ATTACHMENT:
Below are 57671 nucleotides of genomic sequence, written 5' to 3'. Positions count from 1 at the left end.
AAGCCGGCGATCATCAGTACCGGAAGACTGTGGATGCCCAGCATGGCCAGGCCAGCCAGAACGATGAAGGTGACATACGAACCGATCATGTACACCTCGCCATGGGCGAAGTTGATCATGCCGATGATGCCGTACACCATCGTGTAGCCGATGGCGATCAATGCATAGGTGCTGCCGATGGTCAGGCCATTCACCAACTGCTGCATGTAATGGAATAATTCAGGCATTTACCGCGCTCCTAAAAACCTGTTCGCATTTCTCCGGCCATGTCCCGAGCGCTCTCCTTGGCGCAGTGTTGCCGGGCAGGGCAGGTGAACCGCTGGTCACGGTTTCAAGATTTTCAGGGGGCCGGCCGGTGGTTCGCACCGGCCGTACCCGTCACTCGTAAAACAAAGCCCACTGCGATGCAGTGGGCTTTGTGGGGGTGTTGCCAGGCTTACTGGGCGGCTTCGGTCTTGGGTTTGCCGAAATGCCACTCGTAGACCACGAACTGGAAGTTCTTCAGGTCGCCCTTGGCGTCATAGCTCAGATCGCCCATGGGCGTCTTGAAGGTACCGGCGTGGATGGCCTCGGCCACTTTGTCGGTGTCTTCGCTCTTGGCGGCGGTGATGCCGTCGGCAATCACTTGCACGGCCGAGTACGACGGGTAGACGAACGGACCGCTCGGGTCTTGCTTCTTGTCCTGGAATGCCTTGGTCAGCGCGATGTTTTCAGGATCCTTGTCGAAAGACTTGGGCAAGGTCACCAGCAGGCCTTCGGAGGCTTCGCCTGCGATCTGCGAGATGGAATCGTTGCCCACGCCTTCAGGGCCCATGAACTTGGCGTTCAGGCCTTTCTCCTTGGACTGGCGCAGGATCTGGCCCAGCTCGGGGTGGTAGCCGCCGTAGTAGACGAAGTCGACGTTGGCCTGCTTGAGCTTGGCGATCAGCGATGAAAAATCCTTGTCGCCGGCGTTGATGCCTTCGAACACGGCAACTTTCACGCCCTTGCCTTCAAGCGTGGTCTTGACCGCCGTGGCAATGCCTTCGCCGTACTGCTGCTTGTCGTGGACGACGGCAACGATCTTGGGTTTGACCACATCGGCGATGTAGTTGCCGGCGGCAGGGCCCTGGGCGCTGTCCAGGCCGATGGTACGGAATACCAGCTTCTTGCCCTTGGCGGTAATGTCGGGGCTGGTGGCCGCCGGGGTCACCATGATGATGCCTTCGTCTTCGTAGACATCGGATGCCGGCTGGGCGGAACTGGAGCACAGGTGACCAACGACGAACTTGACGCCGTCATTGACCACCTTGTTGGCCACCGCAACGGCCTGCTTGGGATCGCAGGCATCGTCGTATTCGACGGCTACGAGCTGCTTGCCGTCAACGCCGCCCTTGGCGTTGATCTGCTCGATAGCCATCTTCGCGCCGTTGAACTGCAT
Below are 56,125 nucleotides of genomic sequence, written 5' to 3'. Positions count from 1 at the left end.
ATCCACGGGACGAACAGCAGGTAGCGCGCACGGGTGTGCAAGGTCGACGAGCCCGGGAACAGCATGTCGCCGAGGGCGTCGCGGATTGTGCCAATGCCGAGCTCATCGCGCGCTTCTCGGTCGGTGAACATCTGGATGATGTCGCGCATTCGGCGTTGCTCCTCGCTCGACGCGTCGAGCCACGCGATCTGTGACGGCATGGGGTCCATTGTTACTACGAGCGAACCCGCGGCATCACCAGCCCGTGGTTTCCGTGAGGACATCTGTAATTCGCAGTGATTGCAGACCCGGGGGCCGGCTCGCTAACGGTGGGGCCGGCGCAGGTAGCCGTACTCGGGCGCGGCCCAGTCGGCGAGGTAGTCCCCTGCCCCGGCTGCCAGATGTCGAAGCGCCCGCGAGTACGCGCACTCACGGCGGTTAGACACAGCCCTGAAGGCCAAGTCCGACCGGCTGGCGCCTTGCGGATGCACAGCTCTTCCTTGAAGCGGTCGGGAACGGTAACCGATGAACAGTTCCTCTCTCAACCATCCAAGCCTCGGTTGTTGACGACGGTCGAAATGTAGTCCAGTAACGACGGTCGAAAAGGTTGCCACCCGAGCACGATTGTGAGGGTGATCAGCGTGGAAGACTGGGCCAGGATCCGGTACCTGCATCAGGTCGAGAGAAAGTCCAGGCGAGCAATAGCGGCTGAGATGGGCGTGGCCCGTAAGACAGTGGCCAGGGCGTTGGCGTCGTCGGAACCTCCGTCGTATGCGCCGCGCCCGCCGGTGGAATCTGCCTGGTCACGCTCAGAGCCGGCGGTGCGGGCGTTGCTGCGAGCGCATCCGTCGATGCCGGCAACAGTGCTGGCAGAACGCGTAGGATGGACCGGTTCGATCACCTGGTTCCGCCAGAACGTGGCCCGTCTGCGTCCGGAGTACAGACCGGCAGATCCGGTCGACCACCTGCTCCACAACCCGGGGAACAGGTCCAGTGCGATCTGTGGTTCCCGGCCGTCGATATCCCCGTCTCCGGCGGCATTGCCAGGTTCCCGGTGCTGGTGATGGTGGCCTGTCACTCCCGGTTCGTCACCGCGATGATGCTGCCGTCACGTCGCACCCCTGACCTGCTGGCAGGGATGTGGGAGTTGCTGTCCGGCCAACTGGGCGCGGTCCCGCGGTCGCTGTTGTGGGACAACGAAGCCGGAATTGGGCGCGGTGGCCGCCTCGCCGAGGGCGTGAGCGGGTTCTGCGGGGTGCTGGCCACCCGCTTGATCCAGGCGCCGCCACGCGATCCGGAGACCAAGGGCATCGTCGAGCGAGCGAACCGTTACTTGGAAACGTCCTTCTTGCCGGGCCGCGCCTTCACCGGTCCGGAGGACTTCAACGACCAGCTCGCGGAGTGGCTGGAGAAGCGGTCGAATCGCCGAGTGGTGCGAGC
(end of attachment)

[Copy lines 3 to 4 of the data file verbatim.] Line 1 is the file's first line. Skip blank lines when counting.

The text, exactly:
Below are 56,125 nucleotides of genomic sequence, written 5' to 3'. Positions count from 1 at the left end.
ATCCACGGGACGAACAGCAGGTAGCGCGCACGGGTGTGCAAGGTCGACGAGCCCGGGAACAGCATGTCGCCGAGGGCGTCGCGGATTGTGCCAATGCCGAGCTCATCGCGCGCTTCTCGGTCGGTGAACATCTGGATGATGTCGCGCATTCGGCGTTGCTCCTCGCTCGACGCGTCGAGCCACGCGATCTGTGACGGCATGGGGTCCATTGTTACTACGAGCGAACCCGCGGCATCACCAGCCCGTGGTTTCCGTGAGGACATCTGTAATTCGCAGTGATTGCAGACCCGGGGGCCGGCTCGCTAACGGTGGGGCCGGCGCAGGTAGCCGTACTCGGGCGCGGCCCAGTCGGCGAGGTAGTCCCCTGCCCCGGCTGCCAGATGTCGAAGCGCCCGCGAGTACGCGCACTCACGGCGGTTAGACACAGCCCTGAAGGCCAAGTCCGACCGGCTGGCGCCTTGCGGATGCACAGCTCTTCCTTGAAGCGGTCGGGAACGGTAACCGATGAACAGTTCCTCTCTCAACCATCCAAGCCTCGGTTGTTGACGACGGTCGAAATGTAGTCCAGTAACGACGGTCGAAAAGGTTGCCACCCGAGCACGATTGTGAGGGTGATCAGCGTGGAAGACTGGGCCAGGATCCGGTACCTGCATCAGGTCGAGAGAAAGTCCAGGCGAGCAATAGCGGCTGAGATGGGCGTGGCCCGTAAGACAGTGGCCAGGGCGTTGGCGTCGTCGGAACCTCCGTCGTATGCGCCGCGCCCGCCGGTGGAATCTGCCTGGTCACGCTCAGAGCCGGCGGTGCGGGCGTTGCTGCGAGCGCATCCGTCGATGCCGGCAACAGTGCTGGCAGAACGCGTAGGATGGACCGGTTCGATCACCTGGTTCCGCCAGAACGTGGCCCGTCTGCGTCCGGAGTACAGACCGGCAGATCCGGTCGACCACCTGCTCCACAACCCGGGGAACAGGTCCAGTGCGATCTGTGGTTCCCGGCCGTCGATATCCCCGTCTCCGGCGGCATTGCCAGGTTCCCGGTGCTGGTGATGGTGGCCTGTCACTCCCGGTTCGTCACCGCGATGATGCTGCCGTCACGTCGCACCCCTGACCTGCTGGCAGGGATGTGGGAGTTGCTGTCCGGCCAACTGGGCGCGGTCCCGCGGTCGCTGTTGTGGGACAACGAAGCCGGAATTGGGCGCGGTGGCCGCCTCGCCGAGGGCGTGAGCGGGTTCTGCGGGGTGCTGGCCACCCGCTTGATCCAGGCGCCGCCACGCGATCCGGAGACCAAGGGCATCGTCGAGCGAGCGAACCGTTACTTGGAAACGTCCTTCTTGCCGGGCCGCGCCTTCACCGGTCCGGAGGACTTCAACGACCAGCTCGCGGAGTGGCTGGAGAAGCGGTCGAATCGCCGAGTGGTGCGAGC